In a long-speculated move, President Donald Trump declassified all of the material related to the Russia-collusion hoax that tumultuously ushered in his presidency four years ago.
“At my request, on December 30, 2020, the Department of Justice provided the White House with a binder of materials related to the Federal Bureau of Investigation’s Crossfire Hurricane investigation,” Trump said in his announcement on Tuesday.
“Portions of the documents in the binder have remained classified and have not been released to the Congress or the public,” he continued. “I requested the documents so that a declassification review could be performed and so I could determine to what extent materials in the binder should be released in unclassified form.”
He went on to say in the memorandum that the binder should be declassified “to the maximum extent possible” after reviewing the contents.
The memo authorized acting Attorney General Jeffrey Rosen to release the materials, which is likely to happen soon, prior to the Senate’s impending—presumptive—confirmation of Democrat Joe Biden’s nominee, Merrick Garland.
It notes that some of the materials in question may yet be subject to restrictions under the Foreign Intelligence Surveillance Act and other policies needed to safeguard national security.
While it was unclear if the move was what prompted the resignation of CIA Director Gina Haspel or whether Haspel’s departure paved the way for it, it is known that she had previously been standing in the way of releasing some of it.
Haspel, a protégé of Obama CIA Director John Brennan, was overseeing the agency’s London bureau, which was likely to have been deeply involved in the effort to set up Trump adviser George Papadopoulos, which set in motion the FBI’s “Crossfire Hurricane” probe.
However, recently declassified memos revealed that the FBI knew much of the information linking Trump to the hack of Hillary Clinton’s emails was unreliable at best and—at worst—based on actual Russian disinformation.
Trump also issued a flurry of additional executive orders to slow the pace of the Biden administration’s efforts to swiftly reverse key policies.
Among them were:
- An order to protect the US from security threats against drones
- An order preventing unelected bureaucrats from having the final word on federal rules (which followed recent resistance efforts at the Census Bureau and others)
- An order extending the national emergency at the US’s southern border with Mexico until February 2022
It remained to be seen at press time whether Trump would follow the tradition of some predecessors in issuing a raft of midnight pardons.
Already, he has pardoned many of those associated with the Russia hoax—including Papadopoulos, former national security adviser Michael Flynn and former campaign adviser Roger Stone.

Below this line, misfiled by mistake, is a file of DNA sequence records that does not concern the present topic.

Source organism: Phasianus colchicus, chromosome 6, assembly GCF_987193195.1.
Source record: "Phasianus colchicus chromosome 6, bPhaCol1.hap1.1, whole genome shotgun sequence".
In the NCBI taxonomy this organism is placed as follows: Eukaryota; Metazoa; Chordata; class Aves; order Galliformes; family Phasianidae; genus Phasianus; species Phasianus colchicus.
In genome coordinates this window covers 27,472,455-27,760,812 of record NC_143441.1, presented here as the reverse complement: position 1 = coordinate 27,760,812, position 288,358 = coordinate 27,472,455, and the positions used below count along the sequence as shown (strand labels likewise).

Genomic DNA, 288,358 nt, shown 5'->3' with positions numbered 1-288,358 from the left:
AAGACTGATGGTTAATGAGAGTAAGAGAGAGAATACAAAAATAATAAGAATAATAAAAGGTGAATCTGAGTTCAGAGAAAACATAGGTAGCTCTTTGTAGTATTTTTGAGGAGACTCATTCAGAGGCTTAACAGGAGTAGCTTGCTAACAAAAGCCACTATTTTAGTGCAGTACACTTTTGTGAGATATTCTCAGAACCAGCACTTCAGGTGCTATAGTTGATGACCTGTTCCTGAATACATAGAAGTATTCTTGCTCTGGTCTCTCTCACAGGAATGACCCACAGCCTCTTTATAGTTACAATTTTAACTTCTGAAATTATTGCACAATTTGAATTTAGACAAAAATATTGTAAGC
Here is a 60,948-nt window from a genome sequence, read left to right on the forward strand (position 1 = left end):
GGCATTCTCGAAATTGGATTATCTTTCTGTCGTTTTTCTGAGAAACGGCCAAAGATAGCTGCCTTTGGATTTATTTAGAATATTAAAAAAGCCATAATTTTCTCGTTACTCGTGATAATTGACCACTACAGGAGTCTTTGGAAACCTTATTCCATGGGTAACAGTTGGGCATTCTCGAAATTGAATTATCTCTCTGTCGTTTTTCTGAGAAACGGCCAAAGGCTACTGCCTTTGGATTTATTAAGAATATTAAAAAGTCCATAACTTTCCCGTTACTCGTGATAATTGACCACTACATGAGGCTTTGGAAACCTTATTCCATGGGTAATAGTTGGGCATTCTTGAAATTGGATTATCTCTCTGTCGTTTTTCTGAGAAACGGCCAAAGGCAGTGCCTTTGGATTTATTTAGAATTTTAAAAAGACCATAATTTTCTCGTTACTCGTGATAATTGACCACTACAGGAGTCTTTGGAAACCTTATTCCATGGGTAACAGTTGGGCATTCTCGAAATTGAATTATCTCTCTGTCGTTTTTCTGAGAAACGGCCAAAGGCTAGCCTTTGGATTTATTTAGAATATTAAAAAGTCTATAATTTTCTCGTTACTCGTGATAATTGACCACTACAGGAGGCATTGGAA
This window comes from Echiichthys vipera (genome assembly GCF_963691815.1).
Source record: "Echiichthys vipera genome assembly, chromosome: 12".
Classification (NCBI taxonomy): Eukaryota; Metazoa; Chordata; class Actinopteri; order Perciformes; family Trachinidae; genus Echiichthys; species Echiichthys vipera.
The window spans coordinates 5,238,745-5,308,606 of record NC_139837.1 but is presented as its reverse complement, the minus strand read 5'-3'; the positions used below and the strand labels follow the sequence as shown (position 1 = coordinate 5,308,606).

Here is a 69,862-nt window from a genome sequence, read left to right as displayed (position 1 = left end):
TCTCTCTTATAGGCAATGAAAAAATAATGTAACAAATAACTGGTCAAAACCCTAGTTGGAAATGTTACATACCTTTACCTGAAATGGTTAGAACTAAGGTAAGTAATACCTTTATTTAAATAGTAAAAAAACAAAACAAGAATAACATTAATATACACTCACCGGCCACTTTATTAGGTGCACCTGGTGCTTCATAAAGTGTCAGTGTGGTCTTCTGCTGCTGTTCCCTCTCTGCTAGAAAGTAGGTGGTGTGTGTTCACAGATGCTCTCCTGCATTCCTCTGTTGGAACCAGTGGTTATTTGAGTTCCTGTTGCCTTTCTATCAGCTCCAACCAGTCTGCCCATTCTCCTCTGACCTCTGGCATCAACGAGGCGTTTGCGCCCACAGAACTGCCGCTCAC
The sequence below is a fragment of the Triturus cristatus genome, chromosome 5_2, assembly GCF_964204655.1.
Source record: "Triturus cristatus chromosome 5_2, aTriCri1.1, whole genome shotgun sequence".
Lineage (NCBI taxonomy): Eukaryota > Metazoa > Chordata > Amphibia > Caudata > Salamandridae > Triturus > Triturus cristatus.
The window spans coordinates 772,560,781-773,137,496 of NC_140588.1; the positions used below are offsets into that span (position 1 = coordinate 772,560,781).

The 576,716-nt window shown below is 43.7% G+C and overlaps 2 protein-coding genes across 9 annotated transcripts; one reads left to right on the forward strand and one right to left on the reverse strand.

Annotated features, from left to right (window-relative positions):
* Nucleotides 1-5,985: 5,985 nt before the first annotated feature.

Much speculation centered on whether Trump might pardon two high-profile leakers of US secrets during the Obama administration: Edward Snowden and Julian Assange.
Snowden has been in exile in Russia after revealing that the NSA was working with telecom and tech companies to conduct massive dragnets of illegal surveillance on American citizens by monitoring the metadata of calls and emails.
It was revealed earlier this week that former Attorney General William Barr had adamantly opposed his pardon.
Assange, who leaked Snowden’s materials, the Clinton email hacks and countless other embarassing secrets via his site Wikileaks, has been jailed in the United Kingdom, pending US extradition, since 2019.
However, recent reports suggested he was undertaking a full-court-press to lobby for the pardon, including sending his longtime friend, former Baywatch actress-turned-activist Pamela Anderson, to lobby to Trump.
He also released an excerpt from his forthcoming book, in which he offered a damning condemnation of the incestuous role that tech companies—and Google specifically—had played with the State Department and other agencies during the Obama presidency.
Many mainstream media outlets seemed to be homed in on the possibility of another high-profile pardon that Trump had floated in the past: “Tiger King” Joe Maldonado–Passage, aka Joe Exotic, who remains incarcerated in Florida for attempting to put a hit on rival big-cat refuge activist Carole Baskin.
Talk of a possible pardon reached the White House in spring after the flamboyant zookeeper’s story became the subject of a hit Netflix series. However, Trump at the time feigned ignorance of the details and said he would look into it.
Reports indicated that Mr. Exotic had a limousine on standby in the event of a last-minute pardon.